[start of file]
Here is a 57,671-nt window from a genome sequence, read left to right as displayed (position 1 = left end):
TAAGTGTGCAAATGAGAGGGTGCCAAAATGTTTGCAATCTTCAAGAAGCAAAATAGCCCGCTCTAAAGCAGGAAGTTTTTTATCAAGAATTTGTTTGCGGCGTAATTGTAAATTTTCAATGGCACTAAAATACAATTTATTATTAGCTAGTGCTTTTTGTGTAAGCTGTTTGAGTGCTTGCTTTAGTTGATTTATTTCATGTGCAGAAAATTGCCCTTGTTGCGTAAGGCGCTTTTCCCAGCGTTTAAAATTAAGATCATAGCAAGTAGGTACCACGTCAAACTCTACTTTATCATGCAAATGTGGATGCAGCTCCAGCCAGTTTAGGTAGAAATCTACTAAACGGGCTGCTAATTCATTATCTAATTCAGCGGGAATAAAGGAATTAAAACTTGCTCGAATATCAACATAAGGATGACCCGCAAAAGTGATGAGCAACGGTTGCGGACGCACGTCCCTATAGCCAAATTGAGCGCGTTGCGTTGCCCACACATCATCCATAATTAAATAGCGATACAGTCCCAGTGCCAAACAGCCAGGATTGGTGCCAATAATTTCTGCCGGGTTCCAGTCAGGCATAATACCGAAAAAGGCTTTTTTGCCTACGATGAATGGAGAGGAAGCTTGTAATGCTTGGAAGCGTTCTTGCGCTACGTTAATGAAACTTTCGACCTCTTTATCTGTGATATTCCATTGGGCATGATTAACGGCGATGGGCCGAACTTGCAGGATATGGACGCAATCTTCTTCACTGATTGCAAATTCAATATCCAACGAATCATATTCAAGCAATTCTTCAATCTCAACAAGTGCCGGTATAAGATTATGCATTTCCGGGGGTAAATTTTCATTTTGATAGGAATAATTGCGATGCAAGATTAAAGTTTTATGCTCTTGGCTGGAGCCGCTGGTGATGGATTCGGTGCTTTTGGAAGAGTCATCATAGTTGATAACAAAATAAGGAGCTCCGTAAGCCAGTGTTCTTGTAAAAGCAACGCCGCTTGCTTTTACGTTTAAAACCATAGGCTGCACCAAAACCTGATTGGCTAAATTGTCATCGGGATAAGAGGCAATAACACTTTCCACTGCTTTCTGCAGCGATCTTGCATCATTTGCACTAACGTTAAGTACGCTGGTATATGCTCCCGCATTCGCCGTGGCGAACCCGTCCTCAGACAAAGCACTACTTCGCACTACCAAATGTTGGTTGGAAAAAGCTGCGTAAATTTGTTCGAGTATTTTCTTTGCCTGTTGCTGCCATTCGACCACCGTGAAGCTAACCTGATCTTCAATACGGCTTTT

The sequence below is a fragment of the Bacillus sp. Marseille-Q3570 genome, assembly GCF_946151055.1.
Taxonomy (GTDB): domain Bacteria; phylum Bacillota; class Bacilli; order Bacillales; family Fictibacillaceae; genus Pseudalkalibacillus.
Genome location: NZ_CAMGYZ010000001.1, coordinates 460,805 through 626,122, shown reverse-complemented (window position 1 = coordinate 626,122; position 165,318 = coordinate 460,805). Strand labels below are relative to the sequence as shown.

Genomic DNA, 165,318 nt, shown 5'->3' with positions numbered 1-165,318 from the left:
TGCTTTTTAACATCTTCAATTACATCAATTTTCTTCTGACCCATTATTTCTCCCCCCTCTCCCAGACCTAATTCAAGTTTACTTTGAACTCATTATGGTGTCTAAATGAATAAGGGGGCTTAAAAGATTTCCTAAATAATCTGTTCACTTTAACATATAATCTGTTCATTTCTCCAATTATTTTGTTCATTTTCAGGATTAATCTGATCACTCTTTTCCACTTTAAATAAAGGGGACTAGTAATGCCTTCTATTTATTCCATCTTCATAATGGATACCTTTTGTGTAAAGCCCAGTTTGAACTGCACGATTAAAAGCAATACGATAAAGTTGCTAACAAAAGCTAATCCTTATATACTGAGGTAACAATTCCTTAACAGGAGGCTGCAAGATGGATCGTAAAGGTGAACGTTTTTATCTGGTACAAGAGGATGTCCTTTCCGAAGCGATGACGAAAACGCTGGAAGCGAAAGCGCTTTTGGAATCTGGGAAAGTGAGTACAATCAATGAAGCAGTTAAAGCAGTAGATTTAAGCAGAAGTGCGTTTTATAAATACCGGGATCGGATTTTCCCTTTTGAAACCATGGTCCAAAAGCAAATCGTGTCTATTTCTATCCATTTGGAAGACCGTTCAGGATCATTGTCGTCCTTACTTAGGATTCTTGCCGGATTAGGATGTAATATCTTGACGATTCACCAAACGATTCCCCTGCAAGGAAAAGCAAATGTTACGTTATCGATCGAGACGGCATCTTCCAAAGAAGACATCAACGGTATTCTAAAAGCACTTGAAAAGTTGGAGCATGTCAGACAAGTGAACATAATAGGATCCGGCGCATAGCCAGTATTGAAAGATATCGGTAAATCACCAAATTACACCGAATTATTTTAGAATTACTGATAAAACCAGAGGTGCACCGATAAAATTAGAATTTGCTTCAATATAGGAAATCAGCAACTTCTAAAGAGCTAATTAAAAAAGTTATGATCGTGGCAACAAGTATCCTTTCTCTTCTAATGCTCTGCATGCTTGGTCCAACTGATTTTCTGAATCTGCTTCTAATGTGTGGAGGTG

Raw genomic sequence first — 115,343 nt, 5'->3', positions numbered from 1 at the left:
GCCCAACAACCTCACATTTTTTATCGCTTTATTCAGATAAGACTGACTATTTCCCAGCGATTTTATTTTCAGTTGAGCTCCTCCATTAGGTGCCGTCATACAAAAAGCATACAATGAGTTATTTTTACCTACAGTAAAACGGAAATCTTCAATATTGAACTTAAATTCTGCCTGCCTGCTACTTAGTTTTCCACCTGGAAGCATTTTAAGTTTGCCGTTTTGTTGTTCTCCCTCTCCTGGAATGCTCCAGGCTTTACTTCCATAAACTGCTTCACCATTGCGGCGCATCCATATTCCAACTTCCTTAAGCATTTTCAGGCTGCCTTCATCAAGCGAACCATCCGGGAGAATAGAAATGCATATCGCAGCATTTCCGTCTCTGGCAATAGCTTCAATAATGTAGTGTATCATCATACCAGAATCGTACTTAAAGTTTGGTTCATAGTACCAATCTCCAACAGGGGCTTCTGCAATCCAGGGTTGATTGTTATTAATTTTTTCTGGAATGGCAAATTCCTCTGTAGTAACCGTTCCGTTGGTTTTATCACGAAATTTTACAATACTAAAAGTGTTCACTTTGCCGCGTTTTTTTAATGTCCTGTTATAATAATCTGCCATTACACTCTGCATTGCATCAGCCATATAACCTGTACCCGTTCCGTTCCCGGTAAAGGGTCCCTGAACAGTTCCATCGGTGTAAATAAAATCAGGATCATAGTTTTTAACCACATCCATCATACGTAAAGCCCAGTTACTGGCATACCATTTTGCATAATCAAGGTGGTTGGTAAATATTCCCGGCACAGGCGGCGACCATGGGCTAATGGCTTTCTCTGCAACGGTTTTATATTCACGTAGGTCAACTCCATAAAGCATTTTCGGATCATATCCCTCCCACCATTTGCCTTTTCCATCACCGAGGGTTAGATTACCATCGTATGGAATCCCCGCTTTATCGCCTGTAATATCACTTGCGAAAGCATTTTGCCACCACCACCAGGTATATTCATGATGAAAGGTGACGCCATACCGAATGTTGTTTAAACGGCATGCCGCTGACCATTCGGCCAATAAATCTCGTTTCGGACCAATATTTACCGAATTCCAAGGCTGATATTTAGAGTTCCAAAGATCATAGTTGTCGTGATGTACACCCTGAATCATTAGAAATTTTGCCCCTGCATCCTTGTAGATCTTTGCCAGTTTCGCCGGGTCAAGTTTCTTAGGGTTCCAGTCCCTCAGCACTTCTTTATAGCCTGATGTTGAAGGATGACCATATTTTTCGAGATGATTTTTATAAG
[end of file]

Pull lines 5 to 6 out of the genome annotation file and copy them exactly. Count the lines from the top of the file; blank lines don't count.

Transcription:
Genome location: NZ_CAMGYZ010000001.1, coordinates 460,805 through 626,122, shown reverse-complemented (window position 1 = coordinate 626,122; position 165,318 = coordinate 460,805). Strand labels below are relative to the sequence as shown.

Genomic DNA, 165,318 nt, shown 5'->3' with positions numbered 1-165,318 from the left: